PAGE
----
*=■ 1ft BRYN ROBERTS, M.P., AT PEKYSEOES. EiTTER ATTACK ON LIBERAL IMPERIALISTS. On Wednesday night Mr J. Bryn Roberta. M-P., addressed a well-attended meeting Liberals at Penygroes. Mr T. W. il 1 lams presi dec!. Rev. H. Williams, B.A., proposed a u- fiftuuoii to the effect that that meot-iig called, upon the Government to do all in its power to bring the war to a speedy ter- nvnation on fa,r and just term-s. hououi- ao|e to both sides. R. R. Williams briefly iseoonded. Mr J. Bryn Roberts, on rising to support the motion, was received with cheers. Ho s&wl that Lord. Rosebery's Chesterfield speech so far as it dealt with the necessity of making, peace by arrangement with the B°^r& and 'in sc» far as it vigorously de- nounced the policy of uncondl.tional sur- render had the support of all anti-wax Liberals, and his lordship's miljx and r^al 'Object, undoubtedly wars to help in making s'ieh 4 pedc £ iii? Jordshi-p favoured the ^Hctivn of a temporary coatd'.on Goi/o'-n- ttient for the .sole purpose of effecting Rilch a peaee, and he t'-iir Bryy 'RoKtIs) would U. Welcome any Govwent formed for the sincere purpose of effecting a termination 01 th-s Ln, 7ultctlus war by a peace honour- able to "ath sides, whether such a course Would heap or injure the interests of the Liberal party, for party interests were as dust com oared with the* interests of Inl- Hi an .ty (applause). If that was tbp hon- orable and patriotic purpose of Lord Rcfiebery it was completely toiled bjf the selfish tonduot oi the Liberal Imperialist intriguers. The chances of the success of the scheme were fiiight under tho most favourable circum- stances, for it required the co-operation of influential Conservatives who hated the war and wished in the interest of the nation to ee it ended &nd who would be willing to jay .aside all party interests in the mt'ion&i interest of peace. It was, therefore, es- sential that the movement should not be identified with any party or any party seo tkitl. All chanv-e of this was destroyed by Air A"quith and Sir Edward Grey and their handful of followers taking possession of Lord Robbery's platform, openly identify- ing Lord Rosebery with their party section, and effusively clasping him to their bosoms "willy-nilly as their leader. The result was that Lord Rosebery's patriotic attempt to lead a non-party peace movement had been frustrated and "they had a case of "as you Were" all round. The reasons why the Liberal Imperialists acted thus were pretty obvious. They had hacked up the war and justified the Government from the first. Tbey found that the country was dis- covering that it had been grievously de- luded and hoodwinked by the war party, and that the best blood had been poured, and two hundred millions had been squan- dered in vain. The Liberal Imperialists saw political ruin staring them in the face, and they hoped to avert their fat- by cling- I ing desperately to Lord Rosebery's coat- ^ails (lp.ughter). The true interpretation of the effusiveness of Sir Henry Fowler, Sir Edward Grey, and Mr Asquith, was that. it was was a frenzied cry of "Lara) save us! or we perish" (Joud laughter). The Imperialist editors had all followed in the same line and frantically called on Lord Rosebery to put himself at the head of the Liberal party, ignoring his definite statement that he would never attempt to lead a divided party. Lord Rosebery knew perfectly well that a leader tainted with Jingoism would never lead a united Liberal party, and he indicated as much In his Chesterfield speech for lie drew at- tention to the discrepancy between the in- vitation to the meeting that. he was aak^l to advise the Liberals, but that in the grave national crisis he would add his ide^s tc Mie common stock—not to the Liberal Svock (hear, hear). It was true be gave some preliminary advice to th? Liberal party, but, as he expressly said, lest they should think he came there on false pretences, but when Lord Posebery caDle to the main purpose of his speech he distinctly said lie wished to avoid party Polemics, that his policy did not run on party lines, that it was not to party that ^e appealed, and that party in the matter be aimed at, namely peace, could avail little or nothing. And now these editors, when they found that Lord Roseberv really meant these things when he said them, were overwhelmed with consternation for they had trusted that it had been Lord Rosebery who should have redeemed the Liberal Imperialists. Theijr were greatly taken aback when they discovered that Lord Rosebery was much too wise to march through the country at the head of that ragg,Kt regiment (loud laughter and ap- plause). But putting aside all these mat- ters which were comparatively trifling ex- cept in to far as they had, frustrated Loird IEL0 efforts for peace, the -speech ai Chesterfield was, after all, of great signi- ficance and an important help to the peace Bioveaiient. J..JOro Rosebery had been a strong supporter of the war policy (hear, hear). He had egged on the war &P^lt approving of Fitzpatrick's hook which had been nubli-s.hed to kindle it, and to hnd him declaring as forcibly for a policy ot con- ciliation a,s against the fatal policy ot un- conditional surrender was indeed beaut (hear, hear). It was an unmustaA- able indication that the country, including weai the war party itself, wa.s utterly sici of t/hc war (cheers). The Boers, after all *rc unspeakable horrors which they had, en- dured. and were enduring, must be still more sick of fit. What was there to prevent Peace being made? When both parties to a combat were utterly tired of a. contest then should be the aowpted time for mediation. The country should make its vctoe unmistakably heard upon this point (hear, heaT). Without that it was useless to expect the Government to move in the direction of peace. They had f"" foolishly committed themselves to a policy of un. conditional surrender that they feel that they cannot wlitb.draw from it without hu- miliation. and he bad been sufficiently long In politics to have learnt that the ordinary party politician would continue to plunge his country intci any calamity, shed <t.s Wood, and pour out its treasure without stint and without hea'tatiion, utterly re- gardless of the ultimate consequences as long as he'xiuld befool the country into do- ing so rather admit himself in the wrong d thereby subject himself and' his party xo humiliation and disaster (cheers). Had at not been for this foolish and criminal poVav of unconditional surrender peaoe would have been established after Paarde- berg, more than a. year and a half ago (hear, t>ur losses in life and treasure since then had .11 ore than doubled, and were ap- paren: ly to go on indefinitely in order to save the faces of the end to avoid the humiliation of thenr having to reverse the policy of unconditional surrender. In order t,) befool the country and keep it up to the fighting mark any suggestion Li of negotiation is scouted as disgraceful and lu an admission of defect: and we were a^ked indignantly whether we were to sue or a discreditable peace. Why, for the victor to negotiate a peace was not to stl, Or peace, nor was a peace so attained dis- creditable (hear, hear). It was the univer- Ral method by which all civilised warfare was terminated (cheers). Did we make a "Creditable peace with France after the 1 battle of Waterloo^ when we entered into negotiations and did not annex that coun- try? Was a discreditable peace negotiated by France after Solferfno. by Bisma-rk after by France after Solferfno. by Bisma-rk after I the Prusso-Danish war, after Sadcwat, end rt "t after Sedan, and by Turkey after the war with Greece? In all these coses the victor entered into negotiations with the van- I-Itislied and offered terms which a brave op- poutsni co'dd honourably cccept (hear, hear). How, then, could it be discreditable in us- to do the same now? Theu .ve are túld that it is for the Boers to approach us. Why, they had done so repeatedly (hear, hear). The Presidents of both Republics sued for peace after Cronje's surrender, and the reply was, uuenditioual surrendor, and the extinction of the Republics aiKi of their I nationhood. They had si-ice repeatedly nvide overturts. Botha did so, and nego- tiated with General 71uller after the relief of Ladvsmith. Buller could have made trrms. but the orders he received from Lord Roberts werj to demand unconditional sur- render. In all, the Boers had endeavoured to negotiate six or seven timef:, and peace had even' time been prevented by the Home (cheers). The motiOP, was unanimously adopted. On the -motion of Mr J. Elias Jones, draper, Penygroes, seconded by Mr Robert IVêy, a vote of confidence in Mr Bryn Ro- berts was passed with acclamation. The Rev D. Cynddelw Williams, B.A., proposed a Vr-olntion in favour of the popular control of education, and Mr Lewis Williams, seconded. The Chairman, in calling upon Mr D. P. Williams (chairman of the Carnarvon County Governing Body) to support. the motion, referred to that gentleman as one who had done more than any other to further the caxise of education in Carnar- vonshire within the last ten years. Mr Williams, who was enthusiastically received, reviewed the history of educa- tion ill the country from the time of the passing of the Act of 1870. He compared the Board and the Voluntary schools, and showed the superiority of the work done tv the. former, and the effect. of recent 7ory legislation upon elementary education in the country. Mr Williams also traced the history of intermediate education in Wales, and especially in Carnarvonshire, where the first county school was built, and he urged the necessity of keeping child- ren in the intermediate schools for at least three years in order that they might receive the full benefits of intermediate education. The resolution having been adopted, Mr Ellis Davies, solicitor, Carnarvon, who succeeds th. late Mr W. J. Williams as secretary of the Eivion Liberal As- sociation, addressed the meeting, emphas- ising the importance of the better housing of working classes. A vote of thanks to Mr Bryn Roberts and other speak "rs and also to the chair- man brought the meeting to a close. —(§>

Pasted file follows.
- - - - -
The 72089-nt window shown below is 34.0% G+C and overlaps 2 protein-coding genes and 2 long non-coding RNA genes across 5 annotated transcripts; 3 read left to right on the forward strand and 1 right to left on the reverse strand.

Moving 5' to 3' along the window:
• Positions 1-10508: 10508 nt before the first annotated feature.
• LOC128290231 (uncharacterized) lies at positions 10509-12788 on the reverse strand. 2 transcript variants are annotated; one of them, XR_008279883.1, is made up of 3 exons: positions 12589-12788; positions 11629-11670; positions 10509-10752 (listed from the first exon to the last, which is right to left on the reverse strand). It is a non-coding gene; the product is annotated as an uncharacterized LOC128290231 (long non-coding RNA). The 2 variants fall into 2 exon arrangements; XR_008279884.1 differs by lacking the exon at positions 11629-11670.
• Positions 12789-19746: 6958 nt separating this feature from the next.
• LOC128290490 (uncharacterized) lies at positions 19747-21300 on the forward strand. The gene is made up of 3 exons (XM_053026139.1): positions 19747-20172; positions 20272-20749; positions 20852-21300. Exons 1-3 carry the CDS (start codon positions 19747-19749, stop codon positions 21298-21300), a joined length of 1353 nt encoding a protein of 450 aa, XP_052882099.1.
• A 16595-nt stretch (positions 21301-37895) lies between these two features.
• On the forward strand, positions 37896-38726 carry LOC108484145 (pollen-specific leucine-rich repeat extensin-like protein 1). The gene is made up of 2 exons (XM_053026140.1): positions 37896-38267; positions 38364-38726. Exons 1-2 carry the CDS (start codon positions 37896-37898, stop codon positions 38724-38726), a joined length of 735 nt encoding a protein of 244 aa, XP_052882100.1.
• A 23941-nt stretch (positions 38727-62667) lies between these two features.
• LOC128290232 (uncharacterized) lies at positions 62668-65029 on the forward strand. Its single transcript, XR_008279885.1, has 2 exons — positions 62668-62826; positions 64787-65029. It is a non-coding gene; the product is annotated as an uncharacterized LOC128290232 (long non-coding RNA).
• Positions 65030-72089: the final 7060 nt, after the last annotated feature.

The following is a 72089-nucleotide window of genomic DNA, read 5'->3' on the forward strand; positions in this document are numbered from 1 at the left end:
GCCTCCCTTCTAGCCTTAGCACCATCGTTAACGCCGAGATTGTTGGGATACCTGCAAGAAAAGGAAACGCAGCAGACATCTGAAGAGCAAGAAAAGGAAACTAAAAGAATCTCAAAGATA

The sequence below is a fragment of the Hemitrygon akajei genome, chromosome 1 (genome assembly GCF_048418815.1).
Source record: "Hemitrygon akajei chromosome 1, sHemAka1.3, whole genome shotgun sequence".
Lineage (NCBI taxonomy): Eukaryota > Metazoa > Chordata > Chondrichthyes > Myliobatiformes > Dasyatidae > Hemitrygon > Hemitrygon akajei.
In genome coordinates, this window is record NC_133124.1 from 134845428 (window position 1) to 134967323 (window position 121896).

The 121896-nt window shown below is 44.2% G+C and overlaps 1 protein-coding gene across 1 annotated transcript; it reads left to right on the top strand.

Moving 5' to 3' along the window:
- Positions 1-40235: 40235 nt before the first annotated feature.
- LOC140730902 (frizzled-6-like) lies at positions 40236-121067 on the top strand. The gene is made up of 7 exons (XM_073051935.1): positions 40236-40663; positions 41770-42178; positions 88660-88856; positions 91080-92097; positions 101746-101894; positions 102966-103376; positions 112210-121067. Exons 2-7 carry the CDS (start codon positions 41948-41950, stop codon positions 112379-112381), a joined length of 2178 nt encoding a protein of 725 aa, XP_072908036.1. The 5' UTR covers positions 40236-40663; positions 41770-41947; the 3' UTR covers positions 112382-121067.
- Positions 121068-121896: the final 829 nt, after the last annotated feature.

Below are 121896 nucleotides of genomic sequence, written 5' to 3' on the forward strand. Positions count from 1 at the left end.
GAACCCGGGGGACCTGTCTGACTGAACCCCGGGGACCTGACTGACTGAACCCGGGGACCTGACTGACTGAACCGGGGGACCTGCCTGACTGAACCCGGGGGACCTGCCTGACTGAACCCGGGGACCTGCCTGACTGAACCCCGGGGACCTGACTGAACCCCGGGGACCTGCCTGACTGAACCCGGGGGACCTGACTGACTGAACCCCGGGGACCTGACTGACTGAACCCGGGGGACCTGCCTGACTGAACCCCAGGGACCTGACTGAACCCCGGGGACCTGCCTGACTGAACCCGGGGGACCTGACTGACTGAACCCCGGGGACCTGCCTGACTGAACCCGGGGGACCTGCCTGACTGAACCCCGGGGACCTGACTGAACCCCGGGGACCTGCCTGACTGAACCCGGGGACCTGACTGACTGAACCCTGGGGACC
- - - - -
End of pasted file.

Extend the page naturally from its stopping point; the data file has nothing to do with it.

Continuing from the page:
Anglesey Quarter Sessions

Carnarvonshire Quarter Sessions


Pwllbell Police Court.

- King and Queen to Visit…

-(}-.-Mr Joseph Bennett and…

G) "Aladdin' at Anglesey CasUe

[No title]

--:-:-==.;;..,.. fHEPENRHYN…